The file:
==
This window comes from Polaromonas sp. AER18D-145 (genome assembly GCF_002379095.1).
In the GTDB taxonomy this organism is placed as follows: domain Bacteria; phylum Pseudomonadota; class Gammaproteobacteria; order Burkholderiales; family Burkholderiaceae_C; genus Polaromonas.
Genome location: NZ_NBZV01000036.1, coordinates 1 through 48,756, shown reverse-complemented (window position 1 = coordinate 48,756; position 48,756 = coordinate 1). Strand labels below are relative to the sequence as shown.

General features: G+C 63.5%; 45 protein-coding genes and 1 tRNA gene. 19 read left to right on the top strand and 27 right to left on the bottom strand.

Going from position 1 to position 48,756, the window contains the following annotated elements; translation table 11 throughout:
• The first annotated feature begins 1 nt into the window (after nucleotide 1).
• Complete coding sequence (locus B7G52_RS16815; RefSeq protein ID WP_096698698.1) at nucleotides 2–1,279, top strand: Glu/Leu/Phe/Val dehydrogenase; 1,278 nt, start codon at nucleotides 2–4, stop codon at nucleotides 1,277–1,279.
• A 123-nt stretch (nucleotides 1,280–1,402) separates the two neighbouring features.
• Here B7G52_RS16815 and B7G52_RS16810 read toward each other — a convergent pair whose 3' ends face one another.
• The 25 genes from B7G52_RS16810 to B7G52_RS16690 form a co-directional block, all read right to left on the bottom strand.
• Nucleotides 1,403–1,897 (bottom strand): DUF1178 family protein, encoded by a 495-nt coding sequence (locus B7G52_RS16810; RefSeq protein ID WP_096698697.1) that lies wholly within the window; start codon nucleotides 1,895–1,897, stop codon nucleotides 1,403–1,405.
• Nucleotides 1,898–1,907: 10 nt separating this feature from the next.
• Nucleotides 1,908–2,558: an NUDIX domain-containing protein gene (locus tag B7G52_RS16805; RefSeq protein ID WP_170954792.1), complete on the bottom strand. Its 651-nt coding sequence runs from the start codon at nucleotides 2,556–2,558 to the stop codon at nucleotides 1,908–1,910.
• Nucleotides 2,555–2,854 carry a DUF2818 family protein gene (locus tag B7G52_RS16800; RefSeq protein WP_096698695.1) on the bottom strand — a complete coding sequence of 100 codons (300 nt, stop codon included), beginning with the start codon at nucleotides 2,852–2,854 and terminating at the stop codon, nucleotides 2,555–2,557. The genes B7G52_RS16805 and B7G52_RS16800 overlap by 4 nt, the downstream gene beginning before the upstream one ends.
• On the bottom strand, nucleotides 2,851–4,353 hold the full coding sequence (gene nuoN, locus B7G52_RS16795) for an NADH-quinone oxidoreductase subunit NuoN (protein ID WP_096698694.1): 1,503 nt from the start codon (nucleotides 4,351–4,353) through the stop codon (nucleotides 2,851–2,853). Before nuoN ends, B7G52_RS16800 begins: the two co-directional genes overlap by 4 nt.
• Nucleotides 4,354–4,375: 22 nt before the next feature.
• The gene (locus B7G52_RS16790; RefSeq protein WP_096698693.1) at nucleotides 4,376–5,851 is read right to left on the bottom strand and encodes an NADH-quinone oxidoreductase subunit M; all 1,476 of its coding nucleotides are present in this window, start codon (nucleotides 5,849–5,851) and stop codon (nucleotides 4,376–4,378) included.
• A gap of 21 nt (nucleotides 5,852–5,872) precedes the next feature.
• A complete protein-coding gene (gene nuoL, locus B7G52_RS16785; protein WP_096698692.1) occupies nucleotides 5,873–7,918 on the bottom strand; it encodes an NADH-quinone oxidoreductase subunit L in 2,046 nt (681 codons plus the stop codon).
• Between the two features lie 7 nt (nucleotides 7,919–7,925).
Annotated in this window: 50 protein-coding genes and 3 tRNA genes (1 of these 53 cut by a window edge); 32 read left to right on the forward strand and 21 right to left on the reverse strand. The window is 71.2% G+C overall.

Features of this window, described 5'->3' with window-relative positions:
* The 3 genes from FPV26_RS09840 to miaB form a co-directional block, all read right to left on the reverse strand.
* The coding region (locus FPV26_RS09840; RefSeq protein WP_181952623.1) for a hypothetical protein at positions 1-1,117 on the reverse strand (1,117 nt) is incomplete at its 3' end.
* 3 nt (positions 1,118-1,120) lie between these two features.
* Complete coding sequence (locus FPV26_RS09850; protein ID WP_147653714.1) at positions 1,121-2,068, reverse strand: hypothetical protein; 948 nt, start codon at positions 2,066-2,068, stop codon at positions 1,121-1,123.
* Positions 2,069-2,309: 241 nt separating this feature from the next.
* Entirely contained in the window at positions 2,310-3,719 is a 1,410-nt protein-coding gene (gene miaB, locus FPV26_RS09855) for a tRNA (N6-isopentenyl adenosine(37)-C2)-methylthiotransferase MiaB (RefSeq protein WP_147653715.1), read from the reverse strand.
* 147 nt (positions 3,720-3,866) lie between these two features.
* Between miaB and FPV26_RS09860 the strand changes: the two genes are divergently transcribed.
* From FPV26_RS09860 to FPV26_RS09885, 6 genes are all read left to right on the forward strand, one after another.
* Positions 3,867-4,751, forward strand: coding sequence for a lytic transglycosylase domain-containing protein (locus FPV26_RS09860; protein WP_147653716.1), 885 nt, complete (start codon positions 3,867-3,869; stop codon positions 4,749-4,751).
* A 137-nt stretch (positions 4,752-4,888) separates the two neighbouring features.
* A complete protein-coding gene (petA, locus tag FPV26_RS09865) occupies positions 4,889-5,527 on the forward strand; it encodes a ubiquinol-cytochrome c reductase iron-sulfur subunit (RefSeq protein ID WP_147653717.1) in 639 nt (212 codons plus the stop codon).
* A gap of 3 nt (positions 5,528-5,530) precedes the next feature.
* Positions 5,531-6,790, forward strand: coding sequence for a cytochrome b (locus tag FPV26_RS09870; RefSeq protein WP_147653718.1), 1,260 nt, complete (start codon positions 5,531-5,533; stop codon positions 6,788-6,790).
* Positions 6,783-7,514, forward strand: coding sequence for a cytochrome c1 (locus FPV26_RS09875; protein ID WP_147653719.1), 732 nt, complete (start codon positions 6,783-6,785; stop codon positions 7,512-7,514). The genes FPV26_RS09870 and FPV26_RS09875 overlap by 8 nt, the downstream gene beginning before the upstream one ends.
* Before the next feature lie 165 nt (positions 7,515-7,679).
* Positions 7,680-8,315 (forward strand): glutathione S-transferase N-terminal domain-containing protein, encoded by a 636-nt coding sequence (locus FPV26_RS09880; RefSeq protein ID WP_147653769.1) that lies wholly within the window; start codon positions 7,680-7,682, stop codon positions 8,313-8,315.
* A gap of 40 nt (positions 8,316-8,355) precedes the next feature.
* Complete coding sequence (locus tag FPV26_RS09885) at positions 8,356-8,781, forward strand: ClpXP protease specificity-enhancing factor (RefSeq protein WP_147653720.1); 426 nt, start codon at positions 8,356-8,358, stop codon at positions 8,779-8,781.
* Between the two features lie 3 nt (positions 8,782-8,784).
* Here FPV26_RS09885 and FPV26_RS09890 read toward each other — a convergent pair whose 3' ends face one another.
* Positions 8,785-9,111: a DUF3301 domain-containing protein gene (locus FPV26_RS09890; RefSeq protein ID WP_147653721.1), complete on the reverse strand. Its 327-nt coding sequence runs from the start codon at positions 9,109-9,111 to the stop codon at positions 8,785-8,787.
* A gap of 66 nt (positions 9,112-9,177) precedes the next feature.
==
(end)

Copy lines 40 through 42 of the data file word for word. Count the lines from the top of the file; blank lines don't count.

* A gap of 40 nt (positions 8,316-8,355) precedes the next feature.
* Complete coding sequence (locus tag FPV26_RS09885) at positions 8,356-8,781, forward strand: ClpXP protease specificity-enhancing factor (RefSeq protein WP_147653720.1); 426 nt, start codon at positions 8,356-8,358, stop codon at positions 8,779-8,781.
* Between the two features lie 3 nt (positions 8,782-8,784).